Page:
There was a brief discussion, during a meeting of senior bankers Thursday evening, about a large outright loan to the city by all the major banks. In 1932, when New York faced a similar cash-flow crisis, the city's banks had extended just such a loan. To protect their investment, the banks the following year required the city to sign what came to be known as the Bankers' Agreement. Under it, the banks maintained tight supervision over city finances for four years and forced adoption of austere budget cuts. (For their trouble, the banks had the city drop proposed business taxes they opposed.)
The notion of a 1975 Bankers' Agreement, though, was soon dropped. For one thing, the dimensions of the city's problems were far greater now than in 1933, when short-term debt was only $500 million and only a $131-million loan was required to permit the city to meet its immediate obligations. Second, unlike 1933, the banks now had an alarming amount of their money already out at risk in city loans. Finally, the sort of control exercised by the banks over the city during the 1930's would now be politically impossible. Saving New York, the bankers concluded, was the responsibility of Washington and Albany, and the bankers remained confident that, in the end, that responsibility would not go unmet. Though publicly proclaiming they were still assessing market conditions, the banks privately agreed not to bid.
Informed of the decision by Ellmore Patterson, chairman of Morgan Guaranty and head of the mayor's financial liaison committee, Mayor Beame called Treasury Secretary William Simon. Simon said the administration's position remained unchanged: it was up to the city to restore investor confidence. Congress, Simon added, concurred.
Frantically, Beame called Governor Carey. A late sounding of Albany's legislative leaders, Carey told the mayor, indicated no chance of an aid package without massive city budget reductions.
Though it was now close to midnight, Beame summoned the city's top labor officials for an emergency meeting at Gracie Mansion. His message was blunt: unless they agreed to a complete freeze on wages and hiring for the next fiscal year and to layoffs of at least 25,000 existing workers—measures which would close the 1975-76 budget gap—the banks would not bid on the note issue the following morning and the city would be out of money. Speaking for the unions, Victor Gotbaum was equally blunt. The unions had not caused the crisis, he said, and he saw no reason why they should be the ones to suffer. If the mayor went ahead with the freeze and cutbacks, he threatened, every city employee would walk off his job within an hour.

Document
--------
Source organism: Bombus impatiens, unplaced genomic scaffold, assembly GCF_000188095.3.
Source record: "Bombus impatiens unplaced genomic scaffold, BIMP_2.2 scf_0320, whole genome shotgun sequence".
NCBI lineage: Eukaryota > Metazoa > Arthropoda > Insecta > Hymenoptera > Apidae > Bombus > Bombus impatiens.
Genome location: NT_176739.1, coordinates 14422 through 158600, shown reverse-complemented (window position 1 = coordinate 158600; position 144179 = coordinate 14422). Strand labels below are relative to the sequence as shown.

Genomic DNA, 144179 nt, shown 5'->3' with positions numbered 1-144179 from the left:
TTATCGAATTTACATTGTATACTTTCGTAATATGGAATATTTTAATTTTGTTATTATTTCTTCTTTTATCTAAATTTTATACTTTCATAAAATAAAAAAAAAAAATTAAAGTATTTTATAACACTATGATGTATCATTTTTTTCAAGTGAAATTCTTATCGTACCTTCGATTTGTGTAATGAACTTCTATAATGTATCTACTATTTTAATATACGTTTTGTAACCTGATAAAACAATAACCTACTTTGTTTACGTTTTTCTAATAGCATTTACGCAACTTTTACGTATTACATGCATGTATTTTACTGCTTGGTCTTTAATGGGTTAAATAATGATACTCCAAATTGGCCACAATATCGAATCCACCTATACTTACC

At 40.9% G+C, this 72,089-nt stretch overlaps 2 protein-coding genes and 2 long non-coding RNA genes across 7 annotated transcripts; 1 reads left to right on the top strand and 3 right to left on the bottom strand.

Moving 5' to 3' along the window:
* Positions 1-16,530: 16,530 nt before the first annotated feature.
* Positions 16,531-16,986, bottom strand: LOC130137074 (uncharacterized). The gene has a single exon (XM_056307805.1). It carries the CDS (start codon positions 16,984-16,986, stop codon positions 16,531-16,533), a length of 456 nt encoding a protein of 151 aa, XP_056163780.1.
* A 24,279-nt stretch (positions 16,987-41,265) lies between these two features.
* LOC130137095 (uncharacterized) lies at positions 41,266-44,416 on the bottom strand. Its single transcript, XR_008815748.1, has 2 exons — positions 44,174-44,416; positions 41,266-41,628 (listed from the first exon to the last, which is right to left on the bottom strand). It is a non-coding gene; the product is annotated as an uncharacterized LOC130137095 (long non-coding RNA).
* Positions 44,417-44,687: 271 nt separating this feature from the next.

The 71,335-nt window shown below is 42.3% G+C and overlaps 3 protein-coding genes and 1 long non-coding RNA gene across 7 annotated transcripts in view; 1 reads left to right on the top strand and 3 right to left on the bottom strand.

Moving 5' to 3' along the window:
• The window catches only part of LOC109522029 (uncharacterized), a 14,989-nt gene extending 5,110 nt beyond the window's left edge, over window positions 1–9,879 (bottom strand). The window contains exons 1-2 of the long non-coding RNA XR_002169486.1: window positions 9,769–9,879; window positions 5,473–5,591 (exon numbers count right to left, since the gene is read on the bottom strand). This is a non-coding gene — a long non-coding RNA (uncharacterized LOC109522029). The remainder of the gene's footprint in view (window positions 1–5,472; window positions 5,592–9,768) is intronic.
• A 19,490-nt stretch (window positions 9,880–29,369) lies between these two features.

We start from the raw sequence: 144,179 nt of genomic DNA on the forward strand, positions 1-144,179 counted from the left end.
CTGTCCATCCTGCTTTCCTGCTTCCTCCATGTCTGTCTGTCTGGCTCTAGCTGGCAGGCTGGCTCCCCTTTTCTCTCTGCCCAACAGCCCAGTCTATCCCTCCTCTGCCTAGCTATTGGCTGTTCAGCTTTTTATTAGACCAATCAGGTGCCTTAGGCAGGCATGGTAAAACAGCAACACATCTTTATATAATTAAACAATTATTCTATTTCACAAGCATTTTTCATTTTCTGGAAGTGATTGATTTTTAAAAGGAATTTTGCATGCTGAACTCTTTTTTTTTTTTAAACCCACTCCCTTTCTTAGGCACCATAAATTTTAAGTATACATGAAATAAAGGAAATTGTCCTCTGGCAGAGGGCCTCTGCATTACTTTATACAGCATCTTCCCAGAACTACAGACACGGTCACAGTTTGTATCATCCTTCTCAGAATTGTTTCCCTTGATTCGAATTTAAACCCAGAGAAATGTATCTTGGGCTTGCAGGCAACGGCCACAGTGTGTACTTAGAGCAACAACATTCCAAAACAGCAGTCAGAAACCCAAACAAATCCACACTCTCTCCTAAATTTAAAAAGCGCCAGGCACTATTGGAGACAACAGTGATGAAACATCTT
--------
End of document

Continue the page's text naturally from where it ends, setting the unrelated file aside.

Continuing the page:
After the labor leaders had left, the mayor and his aides gathered to discuss their rapidly dwindling options. Slowing bill payments would buy only a few days of time. A large purchase of notes by the city's pension fund, which already owned $588-million in city paper and whose fiscal soundness had been under attack by the State Pension Commission, seemed certain to subject the fund's trustees to lawsuits. And, again, it would only buy time until the next note issue had to be rolled over. Under Chapter IX of the Federal Bankruptcy Act, the city could conceivably file for bankruptcy, which would permit it legally to abrogate existing labor contracts. Yet the procedures under Chapter IX, which was enacted during the Depression and has been previously used only by small municipal organizations, were cumbersome for a large city. Merely filing a bankruptcy petition, for instance, would require approval of holders of not less than 51 per cent of the city's total outstanding debt. Approval would have to be obtained from thousands of bond and note investors.
The last option was a default. Not long before, city officials had angrily upbraided reporters who even brought up the idea. In recent months, the officials had used it as a threat. But privately, as all of the other players in the chicken game well knew, they had always regarded it as unconscionable.
Yet now, as they talked about it, default came to possess some allure. If the threat of a default could not move Washington, Albany, and the banks, the fact certainly would. Nothing, indeed, could more graphically dramatize the city's financial plight and need for more outside aid. The $220-million worth of notes coming due the next morning were "general obligation" issues backed by the "full faith and credit" of the city. As an expected surge of lawsuits by debt-holders would point out, the state constitution decrees that holders of such notes have "first lien" on all city revenues. They must be paid off, if necessary, even before the city pays salaries and other bills. The actual dimensions of the responsibilities of issuers of municipal paper in the case of a default, however, have never been firmly established. And courts have often held above other obligations a municipality's duty to preserve its "police power" and maintain local order. No court, the mayor's aides figured, would order payment to well-heeled institutional-note holders while payrolls went unmet, city workers walked off their jobs, and city services collapsed.